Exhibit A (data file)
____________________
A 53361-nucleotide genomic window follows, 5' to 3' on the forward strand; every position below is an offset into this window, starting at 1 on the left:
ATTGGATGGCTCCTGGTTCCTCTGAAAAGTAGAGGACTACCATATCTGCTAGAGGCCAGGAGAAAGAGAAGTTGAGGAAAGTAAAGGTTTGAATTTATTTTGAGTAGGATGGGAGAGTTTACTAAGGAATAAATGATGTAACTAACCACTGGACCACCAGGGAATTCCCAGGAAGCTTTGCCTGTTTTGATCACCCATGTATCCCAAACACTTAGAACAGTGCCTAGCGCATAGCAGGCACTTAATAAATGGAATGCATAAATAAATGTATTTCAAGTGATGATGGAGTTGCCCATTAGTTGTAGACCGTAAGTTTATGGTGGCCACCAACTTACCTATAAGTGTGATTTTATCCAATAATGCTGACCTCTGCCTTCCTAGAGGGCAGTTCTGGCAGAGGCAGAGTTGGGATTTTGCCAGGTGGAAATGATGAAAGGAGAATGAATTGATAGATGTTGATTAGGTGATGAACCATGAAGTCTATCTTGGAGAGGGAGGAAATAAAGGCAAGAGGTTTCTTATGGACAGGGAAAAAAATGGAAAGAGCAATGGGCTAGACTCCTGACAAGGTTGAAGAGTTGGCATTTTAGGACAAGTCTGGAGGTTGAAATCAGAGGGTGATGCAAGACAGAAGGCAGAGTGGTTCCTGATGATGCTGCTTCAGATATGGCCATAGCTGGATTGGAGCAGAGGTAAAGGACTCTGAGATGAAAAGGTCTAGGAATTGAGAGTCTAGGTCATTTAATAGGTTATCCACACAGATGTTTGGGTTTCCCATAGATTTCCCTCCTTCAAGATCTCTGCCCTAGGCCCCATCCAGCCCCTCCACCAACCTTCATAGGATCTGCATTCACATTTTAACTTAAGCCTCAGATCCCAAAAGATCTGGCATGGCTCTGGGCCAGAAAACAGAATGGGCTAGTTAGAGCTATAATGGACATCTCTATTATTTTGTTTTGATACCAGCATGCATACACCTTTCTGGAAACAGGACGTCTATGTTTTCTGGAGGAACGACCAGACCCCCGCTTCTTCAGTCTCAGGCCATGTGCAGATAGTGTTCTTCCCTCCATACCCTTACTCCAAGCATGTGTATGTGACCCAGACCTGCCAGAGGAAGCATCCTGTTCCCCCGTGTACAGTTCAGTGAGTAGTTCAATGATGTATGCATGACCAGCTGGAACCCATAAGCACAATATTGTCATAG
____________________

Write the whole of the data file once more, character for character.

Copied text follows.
A 53361-nucleotide genomic window follows, 5' to 3' on the forward strand; every position below is an offset into this window, starting at 1 on the left:
ATTGGATGGCTCCTGGTTCCTCTGAAAAGTAGAGGACTACCATATCTGCTAGAGGCCAGGAGAAAGAGAAGTTGAGGAAAGTAAAGGTTTGAATTTATTTTGAGTAGGATGGGAGAGTTTACTAAGGAATAAATGATGTAACTAACCACTGGACCACCAGGGAATTCCCAGGAAGCTTTGCCTGTTTTGATCACCCATGTATCCCAAACACTTAGAACAGTGCCTAGCGCATAGCAGGCACTTAATAAATGGAATGCATAAATAAATGTATTTCAAGTGATGATGGAGTTGCCCATTAGTTGTAGACCGTAAGTTTATGGTGGCCACCAACTTACCTATAAGTGTGATTTTATCCAATAATGCTGACCTCTGCCTTCCTAGAGGGCAGTTCTGGCAGAGGCAGAGTTGGGATTTTGCCAGGTGGAAATGATGAAAGGAGAATGAATTGATAGATGTTGATTAGGTGATGAACCATGAAGTCTATCTTGGAGAGGGAGGAAATAAAGGCAAGAGGTTTCTTATGGACAGGGAAAAAAATGGAAAGAGCAATGGGCTAGACTCCTGACAAGGTTGAAGAGTTGGCATTTTAGGACAAGTCTGGAGGTTGAAATCAGAGGGTGATGCAAGACAGAAGGCAGAGTGGTTCCTGATGATGCTGCTTCAGATATGGCCATAGCTGGATTGGAGCAGAGGTAAAGGACTCTGAGATGAAAAGGTCTAGGAATTGAGAGTCTAGGTCATTTAATAGGTTATCCACACAGATGTTTGGGTTTCCCATAGATTTCCCTCCTTCAAGATCTCTGCCCTAGGCCCCATCCAGCCCCTCCACCAACCTTCATAGGATCTGCATTCACATTTTAACTTAAGCCTCAGATCCCAAAAGATCTGGCATGGCTCTGGGCCAGAAAACAGAATGGGCTAGTTAGAGCTATAATGGACATCTCTATTATTTTGTTTTGATACCAGCATGCATACACCTTTCTGGAAACAGGACGTCTATGTTTTCTGGAGGAACGACCAGACCCCCGCTTCTTCAGTCTCAGGCCATGTGCAGATAGTGTTCTTCCCTCCATACCCTTACTCCAAGCATGTGTATGTGACCCAGACCTGCCAGAGGAAGCATCCTGTTCCCCCGTGTACAGTTCAGTGAGTAGTTCAATGATGTATGCATGACCAGCTGGAACCCATAAGCACAATATTGTCATAG